1

In a book I've learned "(name) to moushimasu" as an introduction, but as japanese has no spaces, would it be written with hiragana as follows or something different?

(name)ともうします。

6

If your name Zach is written in Japanese as ザック or ザッハ, you would introduce yourself as (1).

(1) ザックともうします。 or ザッハともうします。

Your guess is perfectly correct.
As you know we don't use a space between words, so it is also difficult even for native speakers of Japanese how to parse (1) at first glance.
"と", "も" and "とも" are all possible particles and "もう" could be an adverb in Japanese language. In a short time, you have to understand that "と" is a particle but "も", "とも" and "もう" do not function as they are, but they are part of another word.

To solve this kind of difficulty, we use kanji if possible. You can rewrite (1) into (2) with using kanji.

(2) ザックと申{もう}します。 or ザッハと申{もう}します。

Now you can understand the meaning of (2) at first glance because you can easily parse the sentence without getting confused by spurious elements such as "も", "とも" and "もう" in (1).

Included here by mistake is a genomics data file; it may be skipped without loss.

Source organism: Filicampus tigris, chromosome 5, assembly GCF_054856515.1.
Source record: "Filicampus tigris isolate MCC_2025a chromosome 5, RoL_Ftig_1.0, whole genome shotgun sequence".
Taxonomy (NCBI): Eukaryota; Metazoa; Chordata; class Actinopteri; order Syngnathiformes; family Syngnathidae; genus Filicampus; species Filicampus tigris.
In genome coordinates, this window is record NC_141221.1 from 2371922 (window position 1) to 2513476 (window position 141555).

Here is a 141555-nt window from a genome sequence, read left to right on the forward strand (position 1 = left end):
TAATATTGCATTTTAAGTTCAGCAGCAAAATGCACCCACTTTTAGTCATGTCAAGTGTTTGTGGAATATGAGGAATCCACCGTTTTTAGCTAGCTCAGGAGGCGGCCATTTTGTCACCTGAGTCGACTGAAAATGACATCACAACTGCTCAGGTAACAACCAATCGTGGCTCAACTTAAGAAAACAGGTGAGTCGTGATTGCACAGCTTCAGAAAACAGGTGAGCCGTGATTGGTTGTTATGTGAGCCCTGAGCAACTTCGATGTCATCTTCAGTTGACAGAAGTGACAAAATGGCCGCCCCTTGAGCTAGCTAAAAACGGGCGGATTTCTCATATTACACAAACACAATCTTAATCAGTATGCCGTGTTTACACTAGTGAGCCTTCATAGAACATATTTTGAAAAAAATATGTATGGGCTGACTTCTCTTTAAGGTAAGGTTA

1

For something as short as "Xともうします" you do not need any spaces. Japanese for adults is almost never written this way, because most Japanese find it clearer to read when the kanji is used: "Xと申します"

The only time I have seen native Japanese written with pure hiragana is in books for very young children (usually first-graders, who don't know any kanji). In these books, the words are typically separated by spaces. This makes comprehension easier when the kanji are missing. The spacing is different from how Japanese is sometimes written in English-language Japanese textbooks. For example, particles are usually attached to the words they follow ("それは おもしろい"), and conjugations that English speakers might interpret as compound verbs usually have no space ("ありませんでした"). I find these books interesting, because they show that while the Japanese do have a sense of word boundaries, it doesn't always match how we think in English.

I have only ever seen spaces in books for very young children. Usually, Japanese text contains no spaces.

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